Tuesday, January 06, 2015

Inside Putin’s Information War

I spent years working for Russian channels. What I saw would terrify the West.

By PETER POMERANTSEV, Politico.com
January 04, 2015

There were more than 20 of us sitting around the long conference table: tanned broadcasters in white silk shirts, politics professors with sweaty beards and heavy breath, ad execs in trainers—and me. There were no women. Everyone was smoking. There was so much smoke it made my skin itch.

It was 2002, and I was just out of university, living in Moscow and working at a think tank meant to be promoting Russian-U.S. political ties. A friendly Russian publisher who wanted me to work for him had invited me to what would be my first meeting in Moscow. And that’s how I ended up surrounded by Russian media gurus tucked away on the top floor of Ostankino, the Soviet-era television center that is the battering ram of Kremlin propaganda—home to the studios of the country’s biggest channels. Here, Moscow’s flashiest minds gathered for a weekly brainstorming session to decide what Ostankino would broadcast.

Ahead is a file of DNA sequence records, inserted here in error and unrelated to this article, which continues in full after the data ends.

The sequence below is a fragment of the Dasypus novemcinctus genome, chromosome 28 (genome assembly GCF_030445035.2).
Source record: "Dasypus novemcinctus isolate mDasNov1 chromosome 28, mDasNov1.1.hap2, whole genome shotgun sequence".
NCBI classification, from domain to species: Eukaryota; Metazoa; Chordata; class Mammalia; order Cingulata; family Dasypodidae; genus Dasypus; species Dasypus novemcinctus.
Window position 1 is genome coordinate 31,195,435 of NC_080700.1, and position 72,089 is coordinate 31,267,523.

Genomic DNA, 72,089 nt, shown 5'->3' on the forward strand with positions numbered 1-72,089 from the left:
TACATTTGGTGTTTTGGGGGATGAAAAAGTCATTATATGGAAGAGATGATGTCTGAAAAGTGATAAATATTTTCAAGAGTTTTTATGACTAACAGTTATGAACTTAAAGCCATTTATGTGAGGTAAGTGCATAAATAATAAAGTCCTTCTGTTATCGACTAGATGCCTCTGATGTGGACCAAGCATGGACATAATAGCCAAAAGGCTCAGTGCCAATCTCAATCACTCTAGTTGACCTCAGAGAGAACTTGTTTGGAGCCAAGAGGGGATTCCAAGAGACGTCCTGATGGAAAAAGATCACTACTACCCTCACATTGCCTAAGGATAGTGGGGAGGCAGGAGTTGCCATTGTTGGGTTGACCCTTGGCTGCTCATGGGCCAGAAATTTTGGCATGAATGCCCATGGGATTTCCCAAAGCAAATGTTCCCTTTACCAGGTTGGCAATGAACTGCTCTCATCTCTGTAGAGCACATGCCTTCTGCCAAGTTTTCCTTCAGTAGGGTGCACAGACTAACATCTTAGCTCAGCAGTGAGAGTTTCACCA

At one end of the table sat one of the country’s most famous political TV presenters. He was small and spoke fast, with a smoky voice: “We all know there will be no real politics,” he said. “But we still have to give our viewers the sense something is happening. They need to be kept entertained.”

“So what should we play with?” he asked. “Shall we attack oligarchs? Who’s the enemy this week? Politics has got to feel like a movie!”

(More here.)

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